Under a Pole Star by Stef Penney
|Under a Pole Star by Stef Penney|
|Category: Historical Fiction|
|Reviewer: Ani Johnson|
|Summary: Two 19th century explorers and a world very different from our own combine to make a story with hints of love and overtones of adventure. Epic in length and breadth – and well worth it.|
|Buy? Yes||Borrow? Yes|
|Pages: 608||Date: November 2016|
|External links: Author's website|
Shortlisted for the Costa Novel Award 2017
1948: Elderly Flora Mackie is invited on a press trip to the North Pole; a trip that takes her back through her life. Flora remembers her childhood with her father on whaling ships in the seas around Greenland, her marriage born of ambition and misaligned lust and the result: the Arctic exploration team she led in the late 19th century. This was a trip that had many knock-on effects including death and love.
Film maker and writer Stef Penney first came to our notice when her superlative debut novel set in the frozen Canadian north, The Tenderness of Wolves, won the Costa Book of the Year in 2006. Once again Stef builds terrain and nature into the drama of a novel, only this time the terrain is a little further around the world: Greenland and the North Pole.
Within these pages Stef evokes the competitive pioneering that marked the Victorian era as a time of exploration. Like the race to the moon in the 1950s and 1960s, the urge to be the first to discover new lands and routes through the snow becomes all-encompassing for those involved, bringing out the best and also the worst.
To this pungent mix of natural and man-made, adversity Stef brings another factor. As a woman in a very male world, Flora has almost as much to battle before the expedition as she does on it. Life gives her every reason to cast romantic love aside early on so that when a husband does come forth, marriage becomes a mutually beneficial enterprise rather than a partnership based on love and mutual respect. Let's not concentrate solely on Flora though. She may open the book for us as we travel back to her early days, Titanic movie opening style, but Stef has a wide world to show us of which Flora is just a part.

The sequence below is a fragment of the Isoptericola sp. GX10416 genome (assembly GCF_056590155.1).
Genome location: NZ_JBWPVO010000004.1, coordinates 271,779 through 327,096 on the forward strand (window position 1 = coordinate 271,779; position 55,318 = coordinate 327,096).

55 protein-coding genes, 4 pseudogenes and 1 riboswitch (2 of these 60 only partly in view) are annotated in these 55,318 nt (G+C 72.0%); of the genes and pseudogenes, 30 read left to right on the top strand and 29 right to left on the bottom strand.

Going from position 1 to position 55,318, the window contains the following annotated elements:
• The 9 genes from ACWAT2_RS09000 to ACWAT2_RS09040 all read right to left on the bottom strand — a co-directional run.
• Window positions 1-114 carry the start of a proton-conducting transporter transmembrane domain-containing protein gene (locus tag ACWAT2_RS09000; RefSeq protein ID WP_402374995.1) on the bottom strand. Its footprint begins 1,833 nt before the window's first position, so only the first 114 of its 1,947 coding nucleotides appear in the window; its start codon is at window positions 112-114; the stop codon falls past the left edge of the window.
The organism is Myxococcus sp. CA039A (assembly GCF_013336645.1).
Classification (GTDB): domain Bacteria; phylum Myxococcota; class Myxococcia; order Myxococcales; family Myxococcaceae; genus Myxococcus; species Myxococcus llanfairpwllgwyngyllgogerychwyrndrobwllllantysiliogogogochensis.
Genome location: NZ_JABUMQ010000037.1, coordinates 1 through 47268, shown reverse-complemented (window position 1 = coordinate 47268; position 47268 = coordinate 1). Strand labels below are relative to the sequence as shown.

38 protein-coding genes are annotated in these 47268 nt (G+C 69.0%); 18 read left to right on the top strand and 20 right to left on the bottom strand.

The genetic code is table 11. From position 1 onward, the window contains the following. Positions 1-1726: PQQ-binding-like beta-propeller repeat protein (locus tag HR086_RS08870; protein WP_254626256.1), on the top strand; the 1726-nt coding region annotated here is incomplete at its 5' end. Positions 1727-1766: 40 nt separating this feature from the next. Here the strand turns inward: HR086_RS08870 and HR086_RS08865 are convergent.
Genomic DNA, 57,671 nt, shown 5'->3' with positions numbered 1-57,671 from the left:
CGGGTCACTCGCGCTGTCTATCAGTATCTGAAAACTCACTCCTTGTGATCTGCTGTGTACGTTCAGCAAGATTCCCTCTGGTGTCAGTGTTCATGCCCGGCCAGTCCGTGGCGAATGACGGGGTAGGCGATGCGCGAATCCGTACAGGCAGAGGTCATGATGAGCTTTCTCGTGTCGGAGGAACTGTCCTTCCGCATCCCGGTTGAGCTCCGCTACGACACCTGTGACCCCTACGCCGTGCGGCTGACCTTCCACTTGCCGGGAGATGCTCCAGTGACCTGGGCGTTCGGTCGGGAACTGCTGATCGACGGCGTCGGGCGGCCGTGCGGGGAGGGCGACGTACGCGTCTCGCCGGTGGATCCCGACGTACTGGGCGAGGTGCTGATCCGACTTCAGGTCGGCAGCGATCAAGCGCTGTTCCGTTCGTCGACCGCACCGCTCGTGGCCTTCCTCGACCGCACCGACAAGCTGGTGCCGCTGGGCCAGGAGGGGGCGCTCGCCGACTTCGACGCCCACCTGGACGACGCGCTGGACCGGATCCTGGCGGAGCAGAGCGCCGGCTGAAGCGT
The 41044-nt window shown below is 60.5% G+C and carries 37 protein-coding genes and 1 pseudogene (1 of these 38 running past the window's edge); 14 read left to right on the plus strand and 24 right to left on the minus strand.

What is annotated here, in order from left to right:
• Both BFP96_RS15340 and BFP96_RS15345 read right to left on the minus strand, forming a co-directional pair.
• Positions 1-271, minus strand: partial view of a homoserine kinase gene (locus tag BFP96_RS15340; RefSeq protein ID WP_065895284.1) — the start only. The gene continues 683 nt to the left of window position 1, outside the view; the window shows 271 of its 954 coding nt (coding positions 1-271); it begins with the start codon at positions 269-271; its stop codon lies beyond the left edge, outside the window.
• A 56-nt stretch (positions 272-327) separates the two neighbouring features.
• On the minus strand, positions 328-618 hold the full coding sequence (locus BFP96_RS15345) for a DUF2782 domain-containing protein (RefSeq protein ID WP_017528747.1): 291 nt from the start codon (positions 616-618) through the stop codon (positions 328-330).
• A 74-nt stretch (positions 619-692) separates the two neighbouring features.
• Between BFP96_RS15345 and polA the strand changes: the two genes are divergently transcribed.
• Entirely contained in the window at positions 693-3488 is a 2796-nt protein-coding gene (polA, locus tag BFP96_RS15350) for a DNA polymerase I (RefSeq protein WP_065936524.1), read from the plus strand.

The size of the book hints of epic proportions which is fulfilled in the divergence of three storylines. (Although at times the occasional lulls in momentum make us wonder if it could be a little shorter.) We're treated to the separate biographies of Flora and her American counterpart, Jakob De Beyn. Gradually their lives collide in Greenland and this opens out into the story and aftermath of the British and American expeditions.
Interestingly the lasting impression we come away with isn't the love story mentioned in the book blurb but that of the fights and enmity that co-existed during the struggle to come back with the results that sponsors and the world would want. Indeed, the conflict, social mores and motives are totally absorbing. I especially loved the fascinating insider's view of 19th century Inuit life; a lifestyle that Flora had been dipped in and out of since her childhood as a whaling captain's daughter.
This is a story that allows us to experience two cultures alien to 21st century life against a beautiful but hostile environment. It's therefore also a refreshing change in historical fiction and a good read for anyone trying to escape from staples like Plantagenets and Tudors.
(Thank you to the folks at Quercus for providing us with a copy for review.)
Further Reading: If you haven't read The Tenderness of Wolves, we heartily recommend it to you. If you prefer some more Victorian exploration adventure, try The Smoke Hunter by Jacquelyn Benson. Meanwhile Death on the Ice by Robert Ryan is the place to go for a non-fictional look at polar exploration.
You can read more book reviews or buy Under a Pole Star by Stef Penney at Amazon.co.uk.
You can read more book reviews or buy Under a Pole Star by Stef Penney at Amazon.com.
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